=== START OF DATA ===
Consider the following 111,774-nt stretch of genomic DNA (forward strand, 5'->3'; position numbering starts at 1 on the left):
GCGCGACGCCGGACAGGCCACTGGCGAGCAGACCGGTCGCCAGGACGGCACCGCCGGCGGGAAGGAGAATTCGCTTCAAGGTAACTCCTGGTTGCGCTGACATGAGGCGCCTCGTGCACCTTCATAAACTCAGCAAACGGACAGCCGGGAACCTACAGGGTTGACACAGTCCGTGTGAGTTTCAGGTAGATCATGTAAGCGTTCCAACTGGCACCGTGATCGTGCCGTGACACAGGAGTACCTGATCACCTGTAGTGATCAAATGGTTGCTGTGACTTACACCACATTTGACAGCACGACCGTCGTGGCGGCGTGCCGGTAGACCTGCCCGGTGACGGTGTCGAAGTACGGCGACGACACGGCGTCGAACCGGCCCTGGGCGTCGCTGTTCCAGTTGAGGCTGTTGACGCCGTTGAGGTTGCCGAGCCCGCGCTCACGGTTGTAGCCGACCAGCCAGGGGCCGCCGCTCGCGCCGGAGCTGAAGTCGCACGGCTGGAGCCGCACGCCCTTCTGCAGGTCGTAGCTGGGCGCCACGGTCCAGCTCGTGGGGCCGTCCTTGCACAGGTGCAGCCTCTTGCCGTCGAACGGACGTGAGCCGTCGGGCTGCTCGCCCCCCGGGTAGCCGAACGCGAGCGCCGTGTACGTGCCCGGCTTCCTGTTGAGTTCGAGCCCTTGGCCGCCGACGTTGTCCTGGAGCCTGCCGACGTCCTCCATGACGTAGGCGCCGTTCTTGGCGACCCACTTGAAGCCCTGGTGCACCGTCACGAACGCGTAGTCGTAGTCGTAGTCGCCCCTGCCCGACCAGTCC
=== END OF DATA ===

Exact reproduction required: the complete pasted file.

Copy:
Consider the following 111,774-nt stretch of genomic DNA (forward strand, 5'->3'; position numbering starts at 1 on the left):
GCGCGACGCCGGACAGGCCACTGGCGAGCAGACCGGTCGCCAGGACGGCACCGCCGGCGGGAAGGAGAATTCGCTTCAAGGTAACTCCTGGTTGCGCTGACATGAGGCGCCTCGTGCACCTTCATAAACTCAGCAAACGGACAGCCGGGAACCTACAGGGTTGACACAGTCCGTGTGAGTTTCAGGTAGATCATGTAAGCGTTCCAACTGGCACCGTGATCGTGCCGTGACACAGGAGTACCTGATCACCTGTAGTGATCAAATGGTTGCTGTGACTTACACCACATTTGACAGCACGACCGTCGTGGCGGCGTGCCGGTAGACCTGCCCGGTGACGGTGTCGAAGTACGGCGACGACACGGCGTCGAACCGGCCCTGGGCGTCGCTGTTCCAGTTGAGGCTGTTGACGCCGTTGAGGTTGCCGAGCCCGCGCTCACGGTTGTAGCCGACCAGCCAGGGGCCGCCGCTCGCGCCGGAGCTGAAGTCGCACGGCTGGAGCCGCACGCCCTTCTGCAGGTCGTAGCTGGGCGCCACGGTCCAGCTCGTGGGGCCGTCCTTGCACAGGTGCAGCCTCTTGCCGTCGAACGGACGTGAGCCGTCGGGCTGCTCGCCCCCCGGGTAGCCGAACGCGAGCGCCGTGTACGTGCCCGGCTTCCTGTTGAGTTCGAGCCCTTGGCCGCCGACGTTGTCCTGGAGCCTGCCGACGTCCTCCATGACGTAGGCGCCGTTCTTGGCGACCCACTTGAAGCCCTGGTGCACCGTCACGAACGCGTAGTCGTAGTCGTAGTCGCCCCTGCCCGACCAGTCC